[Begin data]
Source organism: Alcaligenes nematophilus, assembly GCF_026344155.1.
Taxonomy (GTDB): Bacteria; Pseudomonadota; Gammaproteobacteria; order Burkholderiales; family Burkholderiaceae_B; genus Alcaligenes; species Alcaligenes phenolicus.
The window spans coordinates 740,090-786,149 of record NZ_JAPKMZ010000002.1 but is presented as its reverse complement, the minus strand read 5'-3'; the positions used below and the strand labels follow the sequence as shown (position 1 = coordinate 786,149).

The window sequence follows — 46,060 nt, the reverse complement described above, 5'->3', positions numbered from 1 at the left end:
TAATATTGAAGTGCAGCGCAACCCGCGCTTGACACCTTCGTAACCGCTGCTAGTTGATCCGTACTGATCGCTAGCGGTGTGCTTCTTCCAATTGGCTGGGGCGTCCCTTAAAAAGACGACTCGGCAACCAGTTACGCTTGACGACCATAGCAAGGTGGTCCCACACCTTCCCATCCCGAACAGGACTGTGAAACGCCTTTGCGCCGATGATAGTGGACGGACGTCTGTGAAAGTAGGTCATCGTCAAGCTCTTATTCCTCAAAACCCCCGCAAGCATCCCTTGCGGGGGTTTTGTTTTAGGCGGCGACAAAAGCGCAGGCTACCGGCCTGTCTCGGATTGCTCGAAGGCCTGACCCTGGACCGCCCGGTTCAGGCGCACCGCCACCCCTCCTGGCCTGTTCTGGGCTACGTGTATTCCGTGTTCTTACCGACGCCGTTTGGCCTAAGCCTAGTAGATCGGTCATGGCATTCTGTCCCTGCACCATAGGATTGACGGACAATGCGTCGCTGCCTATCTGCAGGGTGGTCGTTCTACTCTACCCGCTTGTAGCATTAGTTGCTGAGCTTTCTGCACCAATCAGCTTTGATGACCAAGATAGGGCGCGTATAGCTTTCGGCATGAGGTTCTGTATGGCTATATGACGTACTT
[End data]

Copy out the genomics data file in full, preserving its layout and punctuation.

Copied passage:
Source organism: Alcaligenes nematophilus, assembly GCF_026344155.1.
Taxonomy (GTDB): Bacteria; Pseudomonadota; Gammaproteobacteria; order Burkholderiales; family Burkholderiaceae_B; genus Alcaligenes; species Alcaligenes phenolicus.
The window spans coordinates 740,090-786,149 of record NZ_JAPKMZ010000002.1 but is presented as its reverse complement, the minus strand read 5'-3'; the positions used below and the strand labels follow the sequence as shown (position 1 = coordinate 786,149).

The window sequence follows — 46,060 nt, the reverse complement described above, 5'->3', positions numbered from 1 at the left end:
TAATATTGAAGTGCAGCGCAACCCGCGCTTGACACCTTCGTAACCGCTGCTAGTTGATCCGTACTGATCGCTAGCGGTGTGCTTCTTCCAATTGGCTGGGGCGTCCCTTAAAAAGACGACTCGGCAACCAGTTACGCTTGACGACCATAGCAAGGTGGTCCCACACCTTCCCATCCCGAACAGGACTGTGAAACGCCTTTGCGCCGATGATAGTGGACGGACGTCTGTGAAAGTAGGTCATCGTCAAGCTCTTATTCCTCAAAACCCCCGCAAGCATCCCTTGCGGGGGTTTTGTTTTAGGCGGCGACAAAAGCGCAGGCTACCGGCCTGTCTCGGATTGCTCGAAGGCCTGACCCTGGACCGCCCGGTTCAGGCGCACCGCCACCCCTCCTGGCCTGTTCTGGGCTACGTGTATTCCGTGTTCTTACCGACGCCGTTTGGCCTAAGCCTAGTAGATCGGTCATGGCATTCTGTCCCTGCACCATAGGATTGACGGACAATGCGTCGCTGCCTATCTGCAGGGTGGTCGTTCTACTCTACCCGCTTGTAGCATTAGTTGCTGAGCTTTCTGCACCAATCAGCTTTGATGACCAAGATAGGGCGCGTATAGCTTTCGGCATGAGGTTCTGTATGGCTATATGACGTACTT